“The lord Shabaka brought it to me with certain letters from the Great King, O Satrap.”

“Shabaka for the third time, by the holy Fire!” cried Idernes. “He brought the cup; he brought the famous pearls; he brought the gold, and he brought the Signet of signets. What is there then that he did not bring? Perchance he has the person of the King of kings himself in his keeping!”

“Not that, O Satrap, only the commands of the King of kings which are prepared ready to deliver to you under the White Seal that you acknowledge.”

“And what may they be, Egyptian?”

“This, O Satrap: That you and all the army which you have brought with you retire to Sais and thence out of Egypt as quickly as you may, or pay for disobedience with your lives.”

Now Idernes and his captains gasped.

“Why this is rebellion!” he said.

“No, O Satrap, only the command of the Great King given under the White Seal,” and drawing a roll from his breast, Peroa laid it on his brow and cast it down before Idernes, adding,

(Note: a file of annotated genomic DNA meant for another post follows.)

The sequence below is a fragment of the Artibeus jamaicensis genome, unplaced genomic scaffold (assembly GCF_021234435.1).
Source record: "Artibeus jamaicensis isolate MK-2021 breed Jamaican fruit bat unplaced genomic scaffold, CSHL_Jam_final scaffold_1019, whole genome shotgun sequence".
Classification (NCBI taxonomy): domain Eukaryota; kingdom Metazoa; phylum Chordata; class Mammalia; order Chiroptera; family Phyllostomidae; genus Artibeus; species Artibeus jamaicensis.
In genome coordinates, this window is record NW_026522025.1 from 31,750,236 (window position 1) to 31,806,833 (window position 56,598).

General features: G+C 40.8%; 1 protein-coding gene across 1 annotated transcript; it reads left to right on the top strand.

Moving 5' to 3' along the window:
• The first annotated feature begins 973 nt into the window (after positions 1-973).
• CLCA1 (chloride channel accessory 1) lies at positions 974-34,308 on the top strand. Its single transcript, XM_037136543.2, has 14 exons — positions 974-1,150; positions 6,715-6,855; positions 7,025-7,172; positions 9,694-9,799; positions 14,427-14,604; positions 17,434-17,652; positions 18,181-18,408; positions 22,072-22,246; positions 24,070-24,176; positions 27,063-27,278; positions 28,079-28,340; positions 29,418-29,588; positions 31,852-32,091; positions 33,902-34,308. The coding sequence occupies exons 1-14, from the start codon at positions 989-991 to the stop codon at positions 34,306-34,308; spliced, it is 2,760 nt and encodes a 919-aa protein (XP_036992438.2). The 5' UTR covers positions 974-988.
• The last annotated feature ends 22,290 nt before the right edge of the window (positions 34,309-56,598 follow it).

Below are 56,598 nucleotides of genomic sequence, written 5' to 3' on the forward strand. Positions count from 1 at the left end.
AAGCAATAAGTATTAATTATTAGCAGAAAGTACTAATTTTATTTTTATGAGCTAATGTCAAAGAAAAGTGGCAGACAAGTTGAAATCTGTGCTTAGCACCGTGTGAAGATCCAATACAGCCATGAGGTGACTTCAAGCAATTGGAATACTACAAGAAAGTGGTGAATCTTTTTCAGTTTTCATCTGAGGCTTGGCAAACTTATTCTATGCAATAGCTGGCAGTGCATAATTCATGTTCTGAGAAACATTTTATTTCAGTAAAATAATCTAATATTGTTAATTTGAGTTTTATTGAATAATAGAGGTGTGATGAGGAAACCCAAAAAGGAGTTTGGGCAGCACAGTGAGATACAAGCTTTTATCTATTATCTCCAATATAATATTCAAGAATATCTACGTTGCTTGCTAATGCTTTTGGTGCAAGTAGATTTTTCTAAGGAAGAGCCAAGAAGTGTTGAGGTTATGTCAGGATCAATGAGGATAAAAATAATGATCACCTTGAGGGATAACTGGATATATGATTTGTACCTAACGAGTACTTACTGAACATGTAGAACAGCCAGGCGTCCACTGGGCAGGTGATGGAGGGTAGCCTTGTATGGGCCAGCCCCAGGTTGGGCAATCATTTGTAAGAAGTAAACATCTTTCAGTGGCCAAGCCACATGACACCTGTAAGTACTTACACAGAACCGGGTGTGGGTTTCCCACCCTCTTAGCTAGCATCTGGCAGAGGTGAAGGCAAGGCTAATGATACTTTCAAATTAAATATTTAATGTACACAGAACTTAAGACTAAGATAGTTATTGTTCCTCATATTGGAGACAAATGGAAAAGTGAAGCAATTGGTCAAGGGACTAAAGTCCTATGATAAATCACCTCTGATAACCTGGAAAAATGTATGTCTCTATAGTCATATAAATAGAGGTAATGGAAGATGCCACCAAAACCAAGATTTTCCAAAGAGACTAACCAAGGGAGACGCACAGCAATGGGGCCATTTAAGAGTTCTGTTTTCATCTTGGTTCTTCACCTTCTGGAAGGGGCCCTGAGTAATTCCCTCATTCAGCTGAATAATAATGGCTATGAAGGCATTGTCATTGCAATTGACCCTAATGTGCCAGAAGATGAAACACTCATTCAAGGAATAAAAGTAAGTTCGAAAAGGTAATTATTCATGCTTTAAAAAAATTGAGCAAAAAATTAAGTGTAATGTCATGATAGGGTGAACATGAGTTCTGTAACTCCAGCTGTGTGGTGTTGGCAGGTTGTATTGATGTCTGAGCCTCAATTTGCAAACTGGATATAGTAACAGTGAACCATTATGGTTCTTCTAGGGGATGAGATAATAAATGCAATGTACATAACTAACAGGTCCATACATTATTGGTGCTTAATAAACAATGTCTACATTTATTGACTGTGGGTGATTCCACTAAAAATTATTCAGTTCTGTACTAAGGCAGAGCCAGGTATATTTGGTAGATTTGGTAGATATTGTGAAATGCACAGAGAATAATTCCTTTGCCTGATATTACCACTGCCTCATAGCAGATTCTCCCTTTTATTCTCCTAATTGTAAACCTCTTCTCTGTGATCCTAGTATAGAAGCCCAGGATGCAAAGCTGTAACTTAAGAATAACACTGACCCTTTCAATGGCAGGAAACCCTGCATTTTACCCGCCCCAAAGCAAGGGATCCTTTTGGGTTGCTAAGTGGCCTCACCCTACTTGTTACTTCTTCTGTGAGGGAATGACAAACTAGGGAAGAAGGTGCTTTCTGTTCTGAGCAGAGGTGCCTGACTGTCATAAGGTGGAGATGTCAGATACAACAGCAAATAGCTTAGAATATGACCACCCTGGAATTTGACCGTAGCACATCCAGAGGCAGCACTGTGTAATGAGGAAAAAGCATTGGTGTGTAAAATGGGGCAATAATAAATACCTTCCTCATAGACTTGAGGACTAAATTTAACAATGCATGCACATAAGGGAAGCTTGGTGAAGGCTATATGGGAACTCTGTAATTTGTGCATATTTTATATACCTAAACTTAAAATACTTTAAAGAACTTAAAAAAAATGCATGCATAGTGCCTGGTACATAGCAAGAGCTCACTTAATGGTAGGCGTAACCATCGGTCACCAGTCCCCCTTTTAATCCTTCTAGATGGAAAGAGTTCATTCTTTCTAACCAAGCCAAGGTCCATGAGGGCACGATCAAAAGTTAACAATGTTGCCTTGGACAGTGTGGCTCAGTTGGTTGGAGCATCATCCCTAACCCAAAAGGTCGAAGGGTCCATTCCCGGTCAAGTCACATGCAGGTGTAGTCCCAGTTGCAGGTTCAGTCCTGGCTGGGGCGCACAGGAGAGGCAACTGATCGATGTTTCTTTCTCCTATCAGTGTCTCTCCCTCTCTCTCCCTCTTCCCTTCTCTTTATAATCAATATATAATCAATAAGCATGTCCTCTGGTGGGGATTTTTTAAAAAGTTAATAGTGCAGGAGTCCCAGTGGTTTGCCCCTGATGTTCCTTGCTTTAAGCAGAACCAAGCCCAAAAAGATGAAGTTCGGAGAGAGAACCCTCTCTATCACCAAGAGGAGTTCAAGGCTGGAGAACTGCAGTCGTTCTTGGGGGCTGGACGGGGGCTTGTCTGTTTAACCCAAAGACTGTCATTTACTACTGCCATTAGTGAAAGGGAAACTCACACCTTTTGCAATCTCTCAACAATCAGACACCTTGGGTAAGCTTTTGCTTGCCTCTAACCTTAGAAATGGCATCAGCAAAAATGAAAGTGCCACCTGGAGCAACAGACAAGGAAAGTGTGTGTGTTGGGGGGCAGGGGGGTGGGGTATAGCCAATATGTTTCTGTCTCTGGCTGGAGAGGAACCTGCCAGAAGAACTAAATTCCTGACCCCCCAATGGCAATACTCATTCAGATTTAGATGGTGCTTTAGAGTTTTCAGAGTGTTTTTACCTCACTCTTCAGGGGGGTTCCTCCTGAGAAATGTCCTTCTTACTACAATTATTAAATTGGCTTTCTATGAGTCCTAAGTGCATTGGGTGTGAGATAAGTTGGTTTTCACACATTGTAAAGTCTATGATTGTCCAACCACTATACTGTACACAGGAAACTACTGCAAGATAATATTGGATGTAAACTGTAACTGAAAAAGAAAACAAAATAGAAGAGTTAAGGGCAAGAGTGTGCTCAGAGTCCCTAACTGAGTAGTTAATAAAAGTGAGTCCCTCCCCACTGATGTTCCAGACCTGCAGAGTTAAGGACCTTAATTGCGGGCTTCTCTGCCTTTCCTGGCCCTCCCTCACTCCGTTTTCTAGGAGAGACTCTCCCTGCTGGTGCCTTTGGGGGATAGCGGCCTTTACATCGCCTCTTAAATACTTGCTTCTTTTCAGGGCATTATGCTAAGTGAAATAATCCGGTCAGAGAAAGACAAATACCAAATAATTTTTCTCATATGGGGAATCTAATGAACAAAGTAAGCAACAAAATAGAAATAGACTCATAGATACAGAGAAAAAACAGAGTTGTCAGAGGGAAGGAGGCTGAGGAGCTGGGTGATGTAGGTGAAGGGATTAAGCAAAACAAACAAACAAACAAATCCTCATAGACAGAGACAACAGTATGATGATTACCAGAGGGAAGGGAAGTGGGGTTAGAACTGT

“Obey the writing and the Signet, or by virtue of my commission, as soon as you are returned to your army and your safe-conduct is expired, I fall upon you and destroy you.”

Idernes looked about him like a wolf in a trap, then asked,

“Do you mean to murder me here?”

“Not so,” answered Peroa, “for you have our safe-conduct and Egyptians are honourable men. But you are dismissed your office and ordered to leave Egypt.”

Idernes thought a little while, then said,

“If I leave Egypt, there is at least one whom I am commanded to take with me under orders and writings that you will not dispute, a maiden named Amada whom the Great King would number among his women. I am told it is she who sits yonder–a jewel indeed, fair as the pearls upon her breast which thus will return into the King’s keeping. Let her be handed over, for she rides with me at once.”

Now in the midst of an intense silence Peroa answered,